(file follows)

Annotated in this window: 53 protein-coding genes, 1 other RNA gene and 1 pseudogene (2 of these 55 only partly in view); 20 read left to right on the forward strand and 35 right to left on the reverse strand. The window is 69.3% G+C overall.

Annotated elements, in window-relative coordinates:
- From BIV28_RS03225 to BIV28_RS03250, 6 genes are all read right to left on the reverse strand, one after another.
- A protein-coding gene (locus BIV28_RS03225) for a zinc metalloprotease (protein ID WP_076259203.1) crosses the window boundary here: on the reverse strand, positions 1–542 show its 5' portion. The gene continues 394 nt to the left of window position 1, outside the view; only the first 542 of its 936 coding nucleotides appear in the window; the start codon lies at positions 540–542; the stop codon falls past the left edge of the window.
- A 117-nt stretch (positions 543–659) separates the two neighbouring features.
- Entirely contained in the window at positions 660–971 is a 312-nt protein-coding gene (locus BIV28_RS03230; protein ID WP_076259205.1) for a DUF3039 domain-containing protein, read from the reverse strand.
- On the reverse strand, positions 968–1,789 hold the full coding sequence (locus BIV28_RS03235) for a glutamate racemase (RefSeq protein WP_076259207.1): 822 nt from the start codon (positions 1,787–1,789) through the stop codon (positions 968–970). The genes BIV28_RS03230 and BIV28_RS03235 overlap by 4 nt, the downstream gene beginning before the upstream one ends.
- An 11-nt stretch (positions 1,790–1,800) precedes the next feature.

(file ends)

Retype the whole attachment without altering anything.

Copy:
Annotated in this window: 53 protein-coding genes, 1 other RNA gene and 1 pseudogene (2 of these 55 only partly in view); 20 read left to right on the forward strand and 35 right to left on the reverse strand. The window is 69.3% G+C overall.

Annotated elements, in window-relative coordinates:
- From BIV28_RS03225 to BIV28_RS03250, 6 genes are all read right to left on the reverse strand, one after another.
- A protein-coding gene (locus BIV28_RS03225) for a zinc metalloprotease (protein ID WP_076259203.1) crosses the window boundary here: on the reverse strand, positions 1–542 show its 5' portion. The gene continues 394 nt to the left of window position 1, outside the view; only the first 542 of its 936 coding nucleotides appear in the window; the start codon lies at positions 540–542; the stop codon falls past the left edge of the window.
- A 117-nt stretch (positions 543–659) separates the two neighbouring features.
- Entirely contained in the window at positions 660–971 is a 312-nt protein-coding gene (locus BIV28_RS03230; protein ID WP_076259205.1) for a DUF3039 domain-containing protein, read from the reverse strand.
- On the reverse strand, positions 968–1,789 hold the full coding sequence (locus BIV28_RS03235) for a glutamate racemase (RefSeq protein WP_076259207.1): 822 nt from the start codon (positions 1,787–1,789) through the stop codon (positions 968–970). The genes BIV28_RS03230 and BIV28_RS03235 overlap by 4 nt, the downstream gene beginning before the upstream one ends.
- An 11-nt stretch (positions 1,790–1,800) precedes the next feature.